In the field of veterinary medicine, different laboratory tools are used to help diagnose different ailments. One of the most frequently uses is the microscope which allows us to take a closer look at things that are not visible or distinct to the unaided eye.
One of the most common tests we run at Full Circle Vets is a urinalysis. A component of this test involves looking at the urine sediment, after it’s been spun down in the centrifuge. Looking at the urine under the microscope gives us the ability to visualize cells, crystals, casts, or other urinary components which have been concentrated during the spinning process. Different types of cells in the sample can indicate infection, inflammation, or other disease processes. The following sample demonstrates both red blood cells, and white blood cells, squamous epithelial (skin) cells, and a cast, at 400 x magnification.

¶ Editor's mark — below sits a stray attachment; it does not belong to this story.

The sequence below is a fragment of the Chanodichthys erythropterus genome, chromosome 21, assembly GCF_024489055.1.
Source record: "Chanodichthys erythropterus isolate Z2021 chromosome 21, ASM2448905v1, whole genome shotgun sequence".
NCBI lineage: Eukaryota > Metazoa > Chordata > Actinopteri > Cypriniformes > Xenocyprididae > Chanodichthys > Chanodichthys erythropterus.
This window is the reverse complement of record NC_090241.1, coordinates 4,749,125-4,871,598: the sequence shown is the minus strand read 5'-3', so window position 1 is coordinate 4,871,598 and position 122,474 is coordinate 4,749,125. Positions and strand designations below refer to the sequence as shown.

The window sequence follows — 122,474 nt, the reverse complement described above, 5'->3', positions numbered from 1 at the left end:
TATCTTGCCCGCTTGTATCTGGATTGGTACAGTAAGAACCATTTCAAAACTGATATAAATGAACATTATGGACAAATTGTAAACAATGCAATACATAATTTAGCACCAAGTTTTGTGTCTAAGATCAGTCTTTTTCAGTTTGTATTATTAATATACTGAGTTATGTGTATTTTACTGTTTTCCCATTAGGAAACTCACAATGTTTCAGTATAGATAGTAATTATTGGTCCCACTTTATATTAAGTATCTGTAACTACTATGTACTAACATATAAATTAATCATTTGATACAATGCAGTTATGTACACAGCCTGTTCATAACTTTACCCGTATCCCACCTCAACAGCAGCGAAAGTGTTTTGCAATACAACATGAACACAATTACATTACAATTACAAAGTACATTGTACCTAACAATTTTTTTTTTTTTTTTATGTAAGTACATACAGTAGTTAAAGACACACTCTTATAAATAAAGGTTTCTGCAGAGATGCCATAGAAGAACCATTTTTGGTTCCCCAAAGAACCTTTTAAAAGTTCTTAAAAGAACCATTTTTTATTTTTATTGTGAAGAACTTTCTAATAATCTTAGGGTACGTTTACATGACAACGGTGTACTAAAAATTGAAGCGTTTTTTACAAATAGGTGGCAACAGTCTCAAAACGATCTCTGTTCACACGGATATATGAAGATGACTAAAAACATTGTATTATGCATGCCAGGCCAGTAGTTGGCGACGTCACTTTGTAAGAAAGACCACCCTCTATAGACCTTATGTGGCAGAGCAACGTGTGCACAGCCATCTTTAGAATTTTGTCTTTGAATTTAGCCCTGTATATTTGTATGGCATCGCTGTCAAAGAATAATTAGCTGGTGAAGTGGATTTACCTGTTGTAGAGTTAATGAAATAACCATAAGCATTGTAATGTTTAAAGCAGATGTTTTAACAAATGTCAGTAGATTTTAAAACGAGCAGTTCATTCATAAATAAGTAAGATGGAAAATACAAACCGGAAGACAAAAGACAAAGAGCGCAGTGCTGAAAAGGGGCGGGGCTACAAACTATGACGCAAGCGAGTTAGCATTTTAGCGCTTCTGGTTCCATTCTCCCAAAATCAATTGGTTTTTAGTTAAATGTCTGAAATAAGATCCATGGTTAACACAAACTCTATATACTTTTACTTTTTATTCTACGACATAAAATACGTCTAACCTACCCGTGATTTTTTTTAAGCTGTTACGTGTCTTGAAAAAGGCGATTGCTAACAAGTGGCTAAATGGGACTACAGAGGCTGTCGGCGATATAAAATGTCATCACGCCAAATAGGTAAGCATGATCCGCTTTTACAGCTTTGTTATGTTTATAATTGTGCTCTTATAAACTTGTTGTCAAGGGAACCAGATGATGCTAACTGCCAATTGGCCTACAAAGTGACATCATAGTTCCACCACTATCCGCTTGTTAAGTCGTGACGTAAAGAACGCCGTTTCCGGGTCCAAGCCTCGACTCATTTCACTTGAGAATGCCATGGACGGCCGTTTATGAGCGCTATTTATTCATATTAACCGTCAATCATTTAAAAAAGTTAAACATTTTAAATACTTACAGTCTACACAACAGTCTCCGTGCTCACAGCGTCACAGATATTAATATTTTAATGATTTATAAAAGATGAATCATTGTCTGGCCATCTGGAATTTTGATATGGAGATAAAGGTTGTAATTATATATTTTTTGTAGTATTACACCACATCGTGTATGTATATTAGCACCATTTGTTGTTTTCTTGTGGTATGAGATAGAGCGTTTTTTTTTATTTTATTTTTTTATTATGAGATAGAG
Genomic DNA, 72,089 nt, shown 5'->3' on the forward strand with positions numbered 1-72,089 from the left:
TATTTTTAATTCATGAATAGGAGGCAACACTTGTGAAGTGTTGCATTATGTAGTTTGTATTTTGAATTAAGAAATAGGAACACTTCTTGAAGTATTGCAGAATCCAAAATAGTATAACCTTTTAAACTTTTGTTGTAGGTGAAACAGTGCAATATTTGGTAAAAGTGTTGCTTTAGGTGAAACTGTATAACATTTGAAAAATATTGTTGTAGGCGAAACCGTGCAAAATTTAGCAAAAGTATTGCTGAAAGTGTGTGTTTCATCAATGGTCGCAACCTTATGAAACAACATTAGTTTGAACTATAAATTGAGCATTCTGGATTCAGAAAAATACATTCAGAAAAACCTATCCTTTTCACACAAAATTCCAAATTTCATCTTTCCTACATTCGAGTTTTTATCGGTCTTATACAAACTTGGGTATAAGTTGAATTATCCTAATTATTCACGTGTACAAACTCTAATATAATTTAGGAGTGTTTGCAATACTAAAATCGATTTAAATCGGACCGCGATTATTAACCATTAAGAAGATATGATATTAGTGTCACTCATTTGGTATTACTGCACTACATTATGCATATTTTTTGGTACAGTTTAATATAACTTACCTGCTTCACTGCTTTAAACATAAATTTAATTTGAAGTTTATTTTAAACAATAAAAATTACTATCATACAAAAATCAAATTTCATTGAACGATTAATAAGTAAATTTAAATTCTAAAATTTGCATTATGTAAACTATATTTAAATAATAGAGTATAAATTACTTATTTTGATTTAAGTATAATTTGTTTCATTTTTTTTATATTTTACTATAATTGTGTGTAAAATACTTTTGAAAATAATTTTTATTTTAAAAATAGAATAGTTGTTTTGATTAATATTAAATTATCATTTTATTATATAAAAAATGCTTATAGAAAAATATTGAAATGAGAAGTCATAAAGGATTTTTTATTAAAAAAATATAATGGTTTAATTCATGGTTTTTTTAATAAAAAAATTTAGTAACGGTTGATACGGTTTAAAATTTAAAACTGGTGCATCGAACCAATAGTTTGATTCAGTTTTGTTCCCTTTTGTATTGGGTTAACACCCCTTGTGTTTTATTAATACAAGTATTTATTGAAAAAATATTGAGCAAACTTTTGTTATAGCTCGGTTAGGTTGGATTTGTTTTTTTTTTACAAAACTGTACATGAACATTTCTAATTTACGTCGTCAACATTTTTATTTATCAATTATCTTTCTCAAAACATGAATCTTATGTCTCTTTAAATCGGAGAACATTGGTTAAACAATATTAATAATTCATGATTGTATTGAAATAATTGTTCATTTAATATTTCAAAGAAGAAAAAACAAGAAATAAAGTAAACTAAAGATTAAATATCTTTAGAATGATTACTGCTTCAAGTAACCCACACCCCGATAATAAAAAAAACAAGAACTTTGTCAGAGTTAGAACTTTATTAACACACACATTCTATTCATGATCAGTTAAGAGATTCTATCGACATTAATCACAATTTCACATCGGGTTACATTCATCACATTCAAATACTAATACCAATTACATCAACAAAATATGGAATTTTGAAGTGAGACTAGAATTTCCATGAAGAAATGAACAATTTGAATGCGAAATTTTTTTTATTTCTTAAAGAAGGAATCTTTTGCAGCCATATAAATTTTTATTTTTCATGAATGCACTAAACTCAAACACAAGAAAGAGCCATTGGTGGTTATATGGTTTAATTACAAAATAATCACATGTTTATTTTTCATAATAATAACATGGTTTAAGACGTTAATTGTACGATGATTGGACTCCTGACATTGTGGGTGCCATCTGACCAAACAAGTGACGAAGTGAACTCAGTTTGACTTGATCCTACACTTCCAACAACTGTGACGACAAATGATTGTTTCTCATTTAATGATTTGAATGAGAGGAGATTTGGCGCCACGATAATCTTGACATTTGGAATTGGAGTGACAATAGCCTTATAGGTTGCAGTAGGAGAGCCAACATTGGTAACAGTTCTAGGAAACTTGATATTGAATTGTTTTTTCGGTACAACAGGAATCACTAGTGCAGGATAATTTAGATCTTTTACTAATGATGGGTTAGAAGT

Other incidental findings, during a routine urinalysis, can include sperm in the urine of male intact dogs (400x). Occasional white blood cells are seen on this image, also.
Microscopic examination can also reveal parasitic infections in the skin, ears, or hair follicles. The followingillustrates a Demodex (‘mange’) mite, found on microscopic exam after skin scraping (100 x). These mites normally live in the hair follicles of healthy animals, but overgrowth can cause symptoms of hair loss, crusts, or redness. Puppies are most often seen with demodex mites. These live mites cannot be seen with the naked eye, but show up on fairly low magnification settings.
Thanks to Patti Green, RVT for compiling this blog.
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